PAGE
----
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The Daily Wildcat

The Daily Wildcat

 

Football searching for identity

Mike Christy / Arizona Daily Wildcat

The No. 18 Arizona Wildcats hosted the USC Trojans in a college football game Saturday, Nov. 13, 2010, at Arizona Stadium in Tucson, Ariz. The visiting Trojans upset the Cats 21-24.
Mike Christy
Mike Christy / Arizona Daily Wildcat The No. 18 Arizona Wildcats hosted the USC Trojans in a college football game Saturday, Nov. 13, 2010, at Arizona Stadium in Tucson, Ariz. The visiting Trojans upset the ‘Cats 21-24.

If you thought the Arizona defense looked confused on Saturday night against Southern California, you weren’t alone. Linebacker Paul Vassallo thought so too.

“”I don’t know if it’s any one thing,”” Vassallo said. “”I don’t have that answer. I just know we need to do better.””

Two weeks ago, the Arizona Wildcats were a top-10 team grounded by its defense, locked in a battle for the Pacific 10 Conference title.

Now, the Wildcats’ defense has vanished into a defense giving up more than 200 rushing yards in each of its last two games and six total rushing touchdowns, leaving fans wondering where the stout defense that once sat among the nation’s top-five went.

“”I think it’s a good time for us to re-group,”” said head coach Mike Stoops. “”I think we’ve got to get some identity back to what we’re doing offensively and defensively.””

On Saturday, USC’s Marc Tyler had a career night in yardage and carries, 160 and 31 respectively. He picked apart Arizona’s front seven, finding gaps and getting push at the point of attack to move the pile forward.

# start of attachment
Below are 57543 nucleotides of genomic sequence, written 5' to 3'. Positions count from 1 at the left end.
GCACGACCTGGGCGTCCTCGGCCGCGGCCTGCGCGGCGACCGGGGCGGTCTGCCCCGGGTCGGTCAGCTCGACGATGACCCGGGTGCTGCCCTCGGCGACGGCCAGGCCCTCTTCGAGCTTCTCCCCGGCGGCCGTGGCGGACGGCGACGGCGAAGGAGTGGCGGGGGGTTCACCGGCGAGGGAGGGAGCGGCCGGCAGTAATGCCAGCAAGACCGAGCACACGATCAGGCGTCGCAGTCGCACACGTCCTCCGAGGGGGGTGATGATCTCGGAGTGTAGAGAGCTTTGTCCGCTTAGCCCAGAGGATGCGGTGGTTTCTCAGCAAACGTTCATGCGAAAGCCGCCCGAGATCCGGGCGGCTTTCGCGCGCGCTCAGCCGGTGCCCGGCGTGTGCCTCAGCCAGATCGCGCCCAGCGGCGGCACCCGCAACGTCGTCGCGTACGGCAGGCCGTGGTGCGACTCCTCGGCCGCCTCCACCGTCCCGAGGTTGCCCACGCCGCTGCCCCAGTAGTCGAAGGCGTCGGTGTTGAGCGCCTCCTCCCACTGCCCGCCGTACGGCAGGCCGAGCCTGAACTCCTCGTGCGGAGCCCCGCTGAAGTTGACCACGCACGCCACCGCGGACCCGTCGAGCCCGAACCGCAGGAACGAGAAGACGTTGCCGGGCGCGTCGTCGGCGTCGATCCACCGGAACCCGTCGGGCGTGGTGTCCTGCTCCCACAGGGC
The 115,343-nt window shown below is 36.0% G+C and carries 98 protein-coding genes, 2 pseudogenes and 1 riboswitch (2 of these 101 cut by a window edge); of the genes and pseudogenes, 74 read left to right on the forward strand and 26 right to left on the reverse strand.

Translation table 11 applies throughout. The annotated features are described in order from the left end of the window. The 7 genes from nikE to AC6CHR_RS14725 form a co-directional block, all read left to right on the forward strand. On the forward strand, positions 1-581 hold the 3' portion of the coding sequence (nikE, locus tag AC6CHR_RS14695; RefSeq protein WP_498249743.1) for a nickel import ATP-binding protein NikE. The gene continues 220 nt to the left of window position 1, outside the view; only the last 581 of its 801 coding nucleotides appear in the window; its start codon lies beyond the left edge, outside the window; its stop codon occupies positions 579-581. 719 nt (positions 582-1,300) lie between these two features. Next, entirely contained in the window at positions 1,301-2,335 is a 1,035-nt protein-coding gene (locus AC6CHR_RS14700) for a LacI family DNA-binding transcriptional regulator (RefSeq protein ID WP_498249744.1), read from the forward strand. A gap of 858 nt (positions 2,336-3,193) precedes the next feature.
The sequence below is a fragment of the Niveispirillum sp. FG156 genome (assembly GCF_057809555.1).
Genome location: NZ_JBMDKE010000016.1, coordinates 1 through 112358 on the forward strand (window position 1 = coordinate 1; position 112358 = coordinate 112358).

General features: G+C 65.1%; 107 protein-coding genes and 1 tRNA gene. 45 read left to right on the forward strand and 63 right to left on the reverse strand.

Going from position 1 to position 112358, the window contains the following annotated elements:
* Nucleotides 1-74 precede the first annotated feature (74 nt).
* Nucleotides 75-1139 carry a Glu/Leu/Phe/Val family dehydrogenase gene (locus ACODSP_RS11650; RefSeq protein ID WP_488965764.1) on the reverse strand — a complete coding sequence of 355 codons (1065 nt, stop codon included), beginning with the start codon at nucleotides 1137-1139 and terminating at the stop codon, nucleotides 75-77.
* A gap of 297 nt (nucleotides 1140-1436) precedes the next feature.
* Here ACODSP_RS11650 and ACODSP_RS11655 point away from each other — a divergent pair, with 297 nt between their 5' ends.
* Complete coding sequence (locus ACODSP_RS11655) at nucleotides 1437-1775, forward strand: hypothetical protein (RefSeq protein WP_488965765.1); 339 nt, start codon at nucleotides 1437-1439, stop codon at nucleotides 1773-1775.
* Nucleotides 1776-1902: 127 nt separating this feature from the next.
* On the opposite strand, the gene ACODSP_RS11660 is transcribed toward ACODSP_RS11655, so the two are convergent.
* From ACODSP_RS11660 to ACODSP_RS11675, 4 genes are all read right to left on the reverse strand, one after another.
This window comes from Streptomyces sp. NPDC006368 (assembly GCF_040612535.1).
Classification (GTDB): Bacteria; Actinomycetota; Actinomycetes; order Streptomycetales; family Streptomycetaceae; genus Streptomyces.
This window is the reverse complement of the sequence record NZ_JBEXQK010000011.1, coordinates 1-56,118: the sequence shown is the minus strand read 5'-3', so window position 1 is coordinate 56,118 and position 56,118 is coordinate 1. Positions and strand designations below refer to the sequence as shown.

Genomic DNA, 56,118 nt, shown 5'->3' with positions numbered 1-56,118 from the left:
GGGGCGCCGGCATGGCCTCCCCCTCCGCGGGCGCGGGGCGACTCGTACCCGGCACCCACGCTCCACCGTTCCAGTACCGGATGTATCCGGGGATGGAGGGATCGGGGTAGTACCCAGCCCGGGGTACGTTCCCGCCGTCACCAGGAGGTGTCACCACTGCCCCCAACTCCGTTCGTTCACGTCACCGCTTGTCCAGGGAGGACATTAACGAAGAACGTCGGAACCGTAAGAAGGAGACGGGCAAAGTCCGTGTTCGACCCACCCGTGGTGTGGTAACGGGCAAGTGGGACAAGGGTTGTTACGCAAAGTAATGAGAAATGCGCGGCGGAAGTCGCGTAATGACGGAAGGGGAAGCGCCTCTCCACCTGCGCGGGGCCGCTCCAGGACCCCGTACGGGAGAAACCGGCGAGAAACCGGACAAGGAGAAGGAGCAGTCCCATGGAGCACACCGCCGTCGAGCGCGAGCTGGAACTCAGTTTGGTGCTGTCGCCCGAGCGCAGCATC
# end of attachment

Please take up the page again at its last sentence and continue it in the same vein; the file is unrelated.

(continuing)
Tyler’s performance was typical of the type of plays that have started to plague the defense in recent weeks.

“”I think it has to do more with our inability to stop it,”” Stoops said about the defense’s problems with stopping the run. “”We never consistently stopped the run and that led to our demise, obviously, defensively.””

It hasn’t been so much the amount of yardage the defense has given up — Arizona’s average was bound to go up once they started facing top-tier conference teams — but it’s been how the Wildcats have give up that yardage.

Failing to get off the field on 3rd-and-medium yardage, giving up long runs, missing tackles — all things that would have been considered uncharacteristic earlier the year after the Wildcats’ surprising defensive start.

Stoops said that some of Arizona’s recent problems have been with defensive discipline, something that cornerback Robert Golden echoed.

“”We just got to go out there and compete more. I feel like the guys wasn’t out there,”” Golden said. “”We didn’t have that intensity that we usually have. I just know we’ve got to go out there and compete more.””

Arizona’s opponents are converting on two-thirds of their third down attempts. Both Stanford and USC had the ball for more than 37 minutes, nearly 15 minutes longer than Arizona in each game.

“”We need to get back to work and get back to playing the prideful defense that we did the first seven, eight weeks and just figure it out,”” Vassallo said. “”We like to think of it as we’re making the mistakes and they’re not better than us, it’s just we’re beating ourselves.””

So where has the Wildcats’ identity of a pass-rushing, quarterback-sacking, run-stopping gone in the last two weeks?

The Wildcats will have to answer that question during their bye week as they prepare for Oregon.

If Arizona wants any chance of hanging with the No. 1 Ducks, a team that puts up 51 points per game and sports the nation’s top rusher LaMichael James, the defense that stopped Iowa and California will show up to Eugene, Ore.

“”Get back to our basics, get ready for another rough game,”” said safety Adam Hall of what the defense will work on during the bye. “”We just need to get back to the things we pride ourselves on — getting off the field on third down, making plays and just physical game.””

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